Obama and the Search for Audacity

Photograph Source: Marco Verch – CC BY 2.0 The graceful and elegant writing of “The Promised Land” reflects the grace and elegance of its author: President Barack Obama.…

Photograph Source: Marco Verch – CC BY 2.0

The graceful and elegant writing of “The Promised Land” reflects the grace and elegance of its author: President Barack Obama. Unlike the current occupant of the White House, Obama, in his memoir, reveals his democratic principles, his willingness to give opponents the benefit of the doubt, and his pursuit of truth. Unlike so many presidential memoirs, there is a relative absence of self-promotion and an unusual admission of biases.  Nevertheless, there are references that point to the mistakes of the Obama presidency that the man himself never explicitly acknowledges.

Less than one year into his presidency, Obama came to the conclusion that his key national security advisors, including Secretary of State Hillary Clinton, Secretary of Defense Robert Gates, and CIA director Leon Panetta would not be supportive of his foreign policy goals.  Obama was more realist and less “starry-eyed idealist” than his critics contend. In realizing that Afghanistan was not the “good” or “essential war” that he described in his presidential campaign, Obama understood that Clinton and Panetta’s “hawkish instincts” would not help him with the withdrawal from the Afghan War. He understood that Bob Gates would not challenge the military commanders who supported the war and had captured their secretary of defense.

Obama needed to pay more attention to Ronald Reagan’s dictum that “personnel is policy.”  Instead of appointing serious managers of national security policy who could think outside the box—perhaps audaciously—he filled his national security team with tired veterans of Cold War thinking.  Obama’s national security adviser, moreover, was a retired Marine general who lacked the skill set to both coordinate policy and make sure his president had a choice of serious policy options, particularly regarding Russia and China.

Obama is neither explicitly critical of his national security managers nor critical of himself for naming those who failed to show audacity in reducing defense spending and limiting the use of military power.  Like too many of our presidents, Obama entered the White House with little experience in national security and limited knowledge of the decision makers in previous administrations.  Obama correctly perceived the Iraq War as the “wrong war,” but he misperceived the Afghan War as the “good war.”  He soon realized that both wars were hurting U.S. interests and that his national security team—Obama’s team—would not stand up to the Pentagon’s powerful military commanders.  He should have followed his vice president, Joe Biden, who warned that Secretary of Defense Gates and his senior military commanders would do their best to “box in” a new president in 2009 in order to put more forces in Afghanistan.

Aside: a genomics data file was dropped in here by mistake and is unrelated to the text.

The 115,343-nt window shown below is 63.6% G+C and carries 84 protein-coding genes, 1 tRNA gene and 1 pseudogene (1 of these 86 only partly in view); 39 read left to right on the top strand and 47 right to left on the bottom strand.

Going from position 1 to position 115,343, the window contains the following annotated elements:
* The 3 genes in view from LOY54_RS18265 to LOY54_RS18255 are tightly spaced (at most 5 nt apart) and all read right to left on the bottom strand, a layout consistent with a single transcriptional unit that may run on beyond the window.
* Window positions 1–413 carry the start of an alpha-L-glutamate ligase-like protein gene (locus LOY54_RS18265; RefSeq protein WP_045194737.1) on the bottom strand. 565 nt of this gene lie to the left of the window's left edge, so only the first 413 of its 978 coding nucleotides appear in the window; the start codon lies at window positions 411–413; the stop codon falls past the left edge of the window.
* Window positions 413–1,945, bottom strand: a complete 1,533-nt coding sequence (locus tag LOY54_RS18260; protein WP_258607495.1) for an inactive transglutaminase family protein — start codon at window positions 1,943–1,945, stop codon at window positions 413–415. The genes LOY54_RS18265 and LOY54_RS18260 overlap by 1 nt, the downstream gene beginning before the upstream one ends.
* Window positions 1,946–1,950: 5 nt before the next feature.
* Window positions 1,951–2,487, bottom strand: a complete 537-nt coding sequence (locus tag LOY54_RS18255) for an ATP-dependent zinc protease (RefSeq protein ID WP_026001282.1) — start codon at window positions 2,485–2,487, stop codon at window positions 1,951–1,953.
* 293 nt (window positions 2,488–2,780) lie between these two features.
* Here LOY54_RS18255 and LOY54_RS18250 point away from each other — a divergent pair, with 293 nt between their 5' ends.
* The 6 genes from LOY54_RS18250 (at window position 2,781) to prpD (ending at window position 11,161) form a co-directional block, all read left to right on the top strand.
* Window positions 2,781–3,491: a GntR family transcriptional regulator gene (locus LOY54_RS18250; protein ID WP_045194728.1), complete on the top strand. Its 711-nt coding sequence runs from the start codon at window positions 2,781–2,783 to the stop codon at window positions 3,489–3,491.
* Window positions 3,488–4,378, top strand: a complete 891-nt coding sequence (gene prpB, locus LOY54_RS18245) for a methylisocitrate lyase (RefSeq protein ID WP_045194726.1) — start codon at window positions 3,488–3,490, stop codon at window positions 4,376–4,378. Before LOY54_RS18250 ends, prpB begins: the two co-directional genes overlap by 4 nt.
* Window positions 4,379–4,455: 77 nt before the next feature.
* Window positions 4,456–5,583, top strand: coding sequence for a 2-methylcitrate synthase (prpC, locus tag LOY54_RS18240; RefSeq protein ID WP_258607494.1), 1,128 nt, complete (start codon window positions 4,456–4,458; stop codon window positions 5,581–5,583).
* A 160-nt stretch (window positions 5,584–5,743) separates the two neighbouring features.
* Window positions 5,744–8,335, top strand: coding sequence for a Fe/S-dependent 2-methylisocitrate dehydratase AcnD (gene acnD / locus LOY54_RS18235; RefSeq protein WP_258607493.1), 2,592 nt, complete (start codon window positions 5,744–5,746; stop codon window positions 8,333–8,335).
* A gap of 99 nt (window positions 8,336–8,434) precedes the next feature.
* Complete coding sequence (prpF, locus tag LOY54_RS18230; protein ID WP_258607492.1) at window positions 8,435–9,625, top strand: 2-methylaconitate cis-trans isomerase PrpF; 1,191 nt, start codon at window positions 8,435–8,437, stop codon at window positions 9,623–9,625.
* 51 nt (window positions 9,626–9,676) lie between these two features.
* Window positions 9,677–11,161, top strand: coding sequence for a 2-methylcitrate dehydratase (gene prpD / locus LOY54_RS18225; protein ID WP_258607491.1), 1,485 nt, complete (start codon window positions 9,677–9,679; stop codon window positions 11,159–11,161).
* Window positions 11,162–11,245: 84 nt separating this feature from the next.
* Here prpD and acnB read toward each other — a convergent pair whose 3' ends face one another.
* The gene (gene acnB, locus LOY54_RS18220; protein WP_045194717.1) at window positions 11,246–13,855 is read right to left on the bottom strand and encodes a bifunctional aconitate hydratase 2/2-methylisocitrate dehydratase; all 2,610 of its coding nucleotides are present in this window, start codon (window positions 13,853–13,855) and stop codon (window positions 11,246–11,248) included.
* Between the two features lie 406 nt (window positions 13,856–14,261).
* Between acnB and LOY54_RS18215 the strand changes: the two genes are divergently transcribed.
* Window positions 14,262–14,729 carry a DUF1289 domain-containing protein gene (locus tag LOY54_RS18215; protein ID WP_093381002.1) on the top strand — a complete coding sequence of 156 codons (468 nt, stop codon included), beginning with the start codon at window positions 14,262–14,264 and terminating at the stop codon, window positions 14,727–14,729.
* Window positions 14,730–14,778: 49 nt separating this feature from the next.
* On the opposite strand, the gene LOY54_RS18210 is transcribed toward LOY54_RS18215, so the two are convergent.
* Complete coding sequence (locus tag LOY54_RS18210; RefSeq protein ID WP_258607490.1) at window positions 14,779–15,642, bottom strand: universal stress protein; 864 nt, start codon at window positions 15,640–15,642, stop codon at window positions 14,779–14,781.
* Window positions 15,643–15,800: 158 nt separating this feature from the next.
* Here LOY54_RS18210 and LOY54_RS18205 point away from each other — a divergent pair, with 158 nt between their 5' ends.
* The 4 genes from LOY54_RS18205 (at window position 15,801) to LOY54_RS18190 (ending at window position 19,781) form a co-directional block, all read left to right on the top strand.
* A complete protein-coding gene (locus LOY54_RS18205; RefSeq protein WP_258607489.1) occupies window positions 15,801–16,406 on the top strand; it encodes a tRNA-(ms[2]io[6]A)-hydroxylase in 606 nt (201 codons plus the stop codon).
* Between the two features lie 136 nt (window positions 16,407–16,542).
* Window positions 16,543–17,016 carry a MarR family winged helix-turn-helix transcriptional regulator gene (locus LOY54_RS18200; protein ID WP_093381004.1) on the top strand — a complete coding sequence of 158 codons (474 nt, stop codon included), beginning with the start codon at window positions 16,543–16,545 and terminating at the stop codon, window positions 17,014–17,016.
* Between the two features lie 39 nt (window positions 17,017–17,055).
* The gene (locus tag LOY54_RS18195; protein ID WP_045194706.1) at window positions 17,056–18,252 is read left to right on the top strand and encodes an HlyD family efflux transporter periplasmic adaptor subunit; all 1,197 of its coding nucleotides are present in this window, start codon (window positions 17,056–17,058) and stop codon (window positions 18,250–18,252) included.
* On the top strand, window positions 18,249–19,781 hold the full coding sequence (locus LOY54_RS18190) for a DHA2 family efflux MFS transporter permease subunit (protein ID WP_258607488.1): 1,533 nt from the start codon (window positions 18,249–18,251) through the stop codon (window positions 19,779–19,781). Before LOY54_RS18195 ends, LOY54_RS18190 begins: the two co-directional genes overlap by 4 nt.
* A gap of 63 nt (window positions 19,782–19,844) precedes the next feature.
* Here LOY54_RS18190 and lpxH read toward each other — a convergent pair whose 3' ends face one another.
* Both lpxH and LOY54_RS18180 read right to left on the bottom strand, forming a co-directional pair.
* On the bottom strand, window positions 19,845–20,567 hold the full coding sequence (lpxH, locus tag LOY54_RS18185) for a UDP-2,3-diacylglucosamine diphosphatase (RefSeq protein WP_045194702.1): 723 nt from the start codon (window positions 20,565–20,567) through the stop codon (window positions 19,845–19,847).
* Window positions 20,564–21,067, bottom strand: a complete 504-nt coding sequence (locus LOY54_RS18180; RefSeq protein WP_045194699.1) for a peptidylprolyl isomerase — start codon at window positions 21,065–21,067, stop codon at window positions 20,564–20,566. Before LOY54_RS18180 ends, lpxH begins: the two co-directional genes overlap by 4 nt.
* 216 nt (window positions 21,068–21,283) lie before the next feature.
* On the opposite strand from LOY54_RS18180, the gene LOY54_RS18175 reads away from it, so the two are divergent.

Having learned that his foreign policy establishment, the so-called foreign policy mandarins, were too quick to endorse military force, Obama nevertheless reluctantly agreed to the Libyan campaign of 2011, which he eventually termed a “shit show.”  Obama deferred to  Secretary of State Clinton; United Nations Ambassador Susan Rice; his idealistic foreign policy adviser, Samantha Power; and President-elect Joe Biden’s nominee for secretary of state, Antony Blinken, in approving a military operation that marked yet another U.S. failure in regime change.  Obama implicitly agreed with his chief of staff (and former mayor of Chicago) Bill Daley, who “seemed bewildered that anyone was even entertaining the notion” of a military engagement in Libya.  Obama fails to credit Biden with trying to dissuade him from using force in Libya.

The memoir helps us understand Obama’s contribution to the worsening of relations with Russia during his two-term presidency.  Obama seems unaware that President George H.W. Bush and Secretary of State James Baker guaranteed that the United States would not “leap frog” into East Europe if the Soviets pulled their forces out of East Germany.  As a result, Obama doesn’t understand the depth of Russian President Vladimir Putin’s opposition to President Bill Clinton’s expansion of the North Atlantic Treaty Organization (NATO) in the 1990s.